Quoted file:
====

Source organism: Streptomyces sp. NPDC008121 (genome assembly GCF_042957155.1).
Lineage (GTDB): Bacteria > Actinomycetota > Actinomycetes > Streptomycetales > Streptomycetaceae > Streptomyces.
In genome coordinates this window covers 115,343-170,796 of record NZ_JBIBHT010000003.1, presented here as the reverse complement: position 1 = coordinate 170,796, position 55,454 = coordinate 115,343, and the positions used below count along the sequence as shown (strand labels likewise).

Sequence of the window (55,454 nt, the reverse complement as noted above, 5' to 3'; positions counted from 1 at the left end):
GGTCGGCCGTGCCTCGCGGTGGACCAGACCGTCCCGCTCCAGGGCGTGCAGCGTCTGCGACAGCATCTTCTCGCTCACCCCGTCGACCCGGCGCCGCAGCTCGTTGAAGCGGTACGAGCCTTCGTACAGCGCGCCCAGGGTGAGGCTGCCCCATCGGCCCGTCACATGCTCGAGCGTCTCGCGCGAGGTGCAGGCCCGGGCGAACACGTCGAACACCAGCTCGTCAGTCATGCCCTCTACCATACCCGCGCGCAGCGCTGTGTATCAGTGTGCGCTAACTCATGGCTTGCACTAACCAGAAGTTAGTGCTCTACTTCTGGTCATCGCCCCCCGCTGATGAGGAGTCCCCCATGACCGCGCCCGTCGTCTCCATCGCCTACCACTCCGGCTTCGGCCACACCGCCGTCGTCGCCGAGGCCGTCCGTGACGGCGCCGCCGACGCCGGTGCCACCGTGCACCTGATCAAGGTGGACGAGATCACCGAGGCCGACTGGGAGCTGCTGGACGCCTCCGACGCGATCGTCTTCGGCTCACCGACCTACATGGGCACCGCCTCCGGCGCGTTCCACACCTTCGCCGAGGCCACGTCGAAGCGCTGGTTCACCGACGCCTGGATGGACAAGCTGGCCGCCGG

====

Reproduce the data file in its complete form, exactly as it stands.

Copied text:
Source organism: Streptomyces sp. NPDC008121 (genome assembly GCF_042957155.1).
Lineage (GTDB): Bacteria > Actinomycetota > Actinomycetes > Streptomycetales > Streptomycetaceae > Streptomyces.
In genome coordinates this window covers 115,343-170,796 of record NZ_JBIBHT010000003.1, presented here as the reverse complement: position 1 = coordinate 170,796, position 55,454 = coordinate 115,343, and the positions used below count along the sequence as shown (strand labels likewise).

Sequence of the window (55,454 nt, the reverse complement as noted above, 5' to 3'; positions counted from 1 at the left end):
GGTCGGCCGTGCCTCGCGGTGGACCAGACCGTCCCGCTCCAGGGCGTGCAGCGTCTGCGACAGCATCTTCTCGCTCACCCCGTCGACCCGGCGCCGCAGCTCGTTGAAGCGGTACGAGCCTTCGTACAGCGCGCCCAGGGTGAGGCTGCCCCATCGGCCCGTCACATGCTCGAGCGTCTCGCGCGAGGTGCAGGCCCGGGCGAACACGTCGAACACCAGCTCGTCAGTCATGCCCTCTACCATACCCGCGCGCAGCGCTGTGTATCAGTGTGCGCTAACTCATGGCTTGCACTAACCAGAAGTTAGTGCTCTACTTCTGGTCATCGCCCCCCGCTGATGAGGAGTCCCCCATGACCGCGCCCGTCGTCTCCATCGCCTACCACTCCGGCTTCGGCCACACCGCCGTCGTCGCCGAGGCCGTCCGTGACGGCGCCGCCGACGCCGGTGCCACCGTGCACCTGATCAAGGTGGACGAGATCACCGAGGCCGACTGGGAGCTGCTGGACGCCTCCGACGCGATCGTCTTCGGCTCACCGACCTACATGGGCACCGCCTCCGGCGCGTTCCACACCTTCGCCGAGGCCACGTCGAAGCGCTGGTTCACCGACGCCTGGATGGACAAGCTGGCCGCCGG